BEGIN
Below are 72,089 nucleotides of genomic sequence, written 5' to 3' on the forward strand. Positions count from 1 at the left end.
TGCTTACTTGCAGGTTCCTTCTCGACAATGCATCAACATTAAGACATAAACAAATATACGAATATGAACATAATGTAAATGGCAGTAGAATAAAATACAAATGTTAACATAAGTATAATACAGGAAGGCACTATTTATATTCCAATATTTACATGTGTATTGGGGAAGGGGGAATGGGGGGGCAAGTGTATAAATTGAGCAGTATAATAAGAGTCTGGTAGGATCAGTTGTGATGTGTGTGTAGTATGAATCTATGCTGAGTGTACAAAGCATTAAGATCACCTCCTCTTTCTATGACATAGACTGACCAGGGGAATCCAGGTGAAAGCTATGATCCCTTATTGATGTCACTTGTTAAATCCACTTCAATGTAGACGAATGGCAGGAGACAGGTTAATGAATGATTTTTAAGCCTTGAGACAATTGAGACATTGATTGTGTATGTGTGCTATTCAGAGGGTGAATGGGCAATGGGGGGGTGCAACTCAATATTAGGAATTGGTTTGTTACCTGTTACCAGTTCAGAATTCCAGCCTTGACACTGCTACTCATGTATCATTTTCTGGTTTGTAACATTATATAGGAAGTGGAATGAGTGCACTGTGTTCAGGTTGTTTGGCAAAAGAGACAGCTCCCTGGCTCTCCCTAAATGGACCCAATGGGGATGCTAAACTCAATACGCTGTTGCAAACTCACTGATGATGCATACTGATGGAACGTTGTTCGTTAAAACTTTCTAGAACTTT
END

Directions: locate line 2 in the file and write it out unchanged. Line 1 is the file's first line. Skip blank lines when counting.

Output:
TGCTTACTTGCAGGTTCCTTCTCGACAATGCATCAACATTAAGACATAAACAAATATACGAATATGAACATAATGTAAATGGCAGTAGAATAAAATACAAATGTTAACATAAGTATAATACAGGAAGGCACTATTTATATTCCAATATTTACATGTGTATTGGGGAAGGGGGAATGGGGGGGCAAGTGTATAAATTGAGCAGTATAATAAGAGTCTGGTAGGATCAGTTGTGATGTGTGTGTAGTATGAATCTATGCTGAGTGTACAAAGCATTAAGATCACCTCCTCTTTCTATGACATAGACTGACCAGGGGAATCCAGGTGAAAGCTATGATCCCTTATTGATGTCACTTGTTAAATCCACTTCAATGTAGACGAATGGCAGGAGACAGGTTAATGAATGATTTTTAAGCCTTGAGACAATTGAGACATTGATTGTGTATGTGTGCTATTCAGAGGGTGAATGGGCAATGGGGGGGTGCAACTCAATATTAGGAATTGGTTTGTTACCTGTTACCAGTTCAGAATTCCAGCCTTGACACTGCTACTCATGTATCATTTTCTGGTTTGTAACATTATATAGGAAGTGGAATGAGTGCACTGTGTTCAGGTTGTTTGGCAAAAGAGACAGCTCCCTGGCTCTCCCTAAATGGACCCAATGGGGATGCTAAACTCAATACGCTGTTGCAAACTCACTGATGATGCATACTGATGGAACGTTGTTCGTTAAAACTTTCTAGAACTTT